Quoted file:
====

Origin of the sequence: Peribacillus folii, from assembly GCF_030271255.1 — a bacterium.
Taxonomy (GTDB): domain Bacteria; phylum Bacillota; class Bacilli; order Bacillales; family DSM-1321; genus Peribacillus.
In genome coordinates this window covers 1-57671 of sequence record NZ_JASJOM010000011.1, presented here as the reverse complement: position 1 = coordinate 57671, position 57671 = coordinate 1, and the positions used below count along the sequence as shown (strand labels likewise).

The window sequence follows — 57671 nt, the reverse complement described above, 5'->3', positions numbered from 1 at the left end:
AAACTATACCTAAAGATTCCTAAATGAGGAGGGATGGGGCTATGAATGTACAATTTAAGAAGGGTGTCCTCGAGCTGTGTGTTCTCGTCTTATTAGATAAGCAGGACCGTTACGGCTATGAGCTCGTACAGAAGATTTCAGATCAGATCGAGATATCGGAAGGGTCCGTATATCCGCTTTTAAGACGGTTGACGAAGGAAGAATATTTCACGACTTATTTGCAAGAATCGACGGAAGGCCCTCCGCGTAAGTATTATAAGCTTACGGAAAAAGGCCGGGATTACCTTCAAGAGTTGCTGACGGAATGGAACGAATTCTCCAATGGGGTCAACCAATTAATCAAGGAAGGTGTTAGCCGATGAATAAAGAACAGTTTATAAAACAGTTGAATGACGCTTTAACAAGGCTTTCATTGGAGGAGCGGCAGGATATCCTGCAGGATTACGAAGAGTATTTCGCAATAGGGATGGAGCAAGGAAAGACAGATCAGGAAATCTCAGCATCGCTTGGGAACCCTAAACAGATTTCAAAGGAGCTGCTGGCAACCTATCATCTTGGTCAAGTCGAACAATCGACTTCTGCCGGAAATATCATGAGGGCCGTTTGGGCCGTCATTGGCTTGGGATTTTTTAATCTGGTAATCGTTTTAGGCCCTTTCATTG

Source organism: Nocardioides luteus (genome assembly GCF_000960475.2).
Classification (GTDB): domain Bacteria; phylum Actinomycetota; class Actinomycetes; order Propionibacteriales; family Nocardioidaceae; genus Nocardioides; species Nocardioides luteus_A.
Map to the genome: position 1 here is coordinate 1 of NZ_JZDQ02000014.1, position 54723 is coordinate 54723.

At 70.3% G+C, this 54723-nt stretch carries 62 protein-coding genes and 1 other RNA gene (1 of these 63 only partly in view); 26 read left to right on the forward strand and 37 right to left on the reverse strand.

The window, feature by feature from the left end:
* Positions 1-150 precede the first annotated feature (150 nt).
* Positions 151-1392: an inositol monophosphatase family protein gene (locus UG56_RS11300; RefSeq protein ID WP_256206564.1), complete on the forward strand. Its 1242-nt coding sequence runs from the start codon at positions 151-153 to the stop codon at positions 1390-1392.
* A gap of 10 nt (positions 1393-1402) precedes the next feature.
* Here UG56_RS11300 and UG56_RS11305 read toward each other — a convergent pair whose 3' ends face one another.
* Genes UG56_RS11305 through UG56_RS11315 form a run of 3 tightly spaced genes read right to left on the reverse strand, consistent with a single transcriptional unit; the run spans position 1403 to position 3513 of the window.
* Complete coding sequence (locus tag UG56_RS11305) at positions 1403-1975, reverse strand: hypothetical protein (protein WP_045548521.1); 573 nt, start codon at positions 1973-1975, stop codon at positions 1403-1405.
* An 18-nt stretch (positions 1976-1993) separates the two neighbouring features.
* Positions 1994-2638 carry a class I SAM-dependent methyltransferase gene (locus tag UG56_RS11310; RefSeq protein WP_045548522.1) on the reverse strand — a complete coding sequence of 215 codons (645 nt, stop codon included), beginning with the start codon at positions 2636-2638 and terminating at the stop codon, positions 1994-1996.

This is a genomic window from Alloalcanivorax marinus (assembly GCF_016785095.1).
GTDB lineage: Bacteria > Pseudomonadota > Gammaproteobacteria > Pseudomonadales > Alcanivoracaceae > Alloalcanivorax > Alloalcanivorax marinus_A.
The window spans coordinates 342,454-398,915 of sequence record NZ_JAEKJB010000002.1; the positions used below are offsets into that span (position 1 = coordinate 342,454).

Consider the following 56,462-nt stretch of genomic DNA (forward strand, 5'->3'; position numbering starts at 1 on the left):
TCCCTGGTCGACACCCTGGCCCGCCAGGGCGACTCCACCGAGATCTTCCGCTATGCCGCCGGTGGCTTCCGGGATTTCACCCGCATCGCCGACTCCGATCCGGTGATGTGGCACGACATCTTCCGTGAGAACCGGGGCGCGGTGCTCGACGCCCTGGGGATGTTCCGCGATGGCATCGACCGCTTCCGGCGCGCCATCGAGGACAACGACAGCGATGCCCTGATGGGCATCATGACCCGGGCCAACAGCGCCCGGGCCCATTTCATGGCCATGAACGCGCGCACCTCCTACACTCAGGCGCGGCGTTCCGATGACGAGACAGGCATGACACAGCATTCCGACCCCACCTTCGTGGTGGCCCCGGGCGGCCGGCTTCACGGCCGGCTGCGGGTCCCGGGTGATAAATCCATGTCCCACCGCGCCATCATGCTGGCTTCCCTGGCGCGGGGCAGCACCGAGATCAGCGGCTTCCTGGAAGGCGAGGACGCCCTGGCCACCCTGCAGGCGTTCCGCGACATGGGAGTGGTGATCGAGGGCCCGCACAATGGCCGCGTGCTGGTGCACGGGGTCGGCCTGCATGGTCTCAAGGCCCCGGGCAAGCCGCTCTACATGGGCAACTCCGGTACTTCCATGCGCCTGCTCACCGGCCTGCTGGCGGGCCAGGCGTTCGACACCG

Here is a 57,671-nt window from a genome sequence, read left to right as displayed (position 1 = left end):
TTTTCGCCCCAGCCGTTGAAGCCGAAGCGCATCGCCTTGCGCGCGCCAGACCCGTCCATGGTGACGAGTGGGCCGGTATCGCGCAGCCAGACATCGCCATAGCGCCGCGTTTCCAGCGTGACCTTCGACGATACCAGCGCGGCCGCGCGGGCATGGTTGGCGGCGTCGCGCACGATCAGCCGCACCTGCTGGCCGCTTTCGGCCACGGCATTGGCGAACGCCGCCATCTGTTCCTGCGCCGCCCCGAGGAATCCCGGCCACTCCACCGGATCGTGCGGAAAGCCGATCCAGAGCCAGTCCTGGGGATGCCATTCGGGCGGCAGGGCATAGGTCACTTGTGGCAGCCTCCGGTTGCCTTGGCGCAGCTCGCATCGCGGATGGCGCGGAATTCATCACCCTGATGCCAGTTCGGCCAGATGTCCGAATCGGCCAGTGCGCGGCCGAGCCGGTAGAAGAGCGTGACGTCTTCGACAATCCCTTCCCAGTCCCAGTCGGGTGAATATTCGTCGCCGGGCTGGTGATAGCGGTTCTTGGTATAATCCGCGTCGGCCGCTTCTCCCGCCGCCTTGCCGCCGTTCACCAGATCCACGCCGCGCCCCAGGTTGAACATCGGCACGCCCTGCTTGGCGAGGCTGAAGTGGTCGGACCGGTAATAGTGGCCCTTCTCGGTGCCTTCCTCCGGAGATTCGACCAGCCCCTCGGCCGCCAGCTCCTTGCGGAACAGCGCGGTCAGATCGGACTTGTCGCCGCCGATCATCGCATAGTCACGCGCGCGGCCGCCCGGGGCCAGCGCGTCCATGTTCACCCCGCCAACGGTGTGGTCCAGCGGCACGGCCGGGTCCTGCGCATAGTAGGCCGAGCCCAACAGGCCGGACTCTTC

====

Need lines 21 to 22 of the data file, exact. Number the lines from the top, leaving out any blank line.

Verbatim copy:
The window spans coordinates 342,454-398,915 of sequence record NZ_JAEKJB010000002.1; the positions used below are offsets into that span (position 1 = coordinate 342,454).

Consider the following 56,462-nt stretch of genomic DNA (forward strand, 5'->3'; position numbering starts at 1 on the left):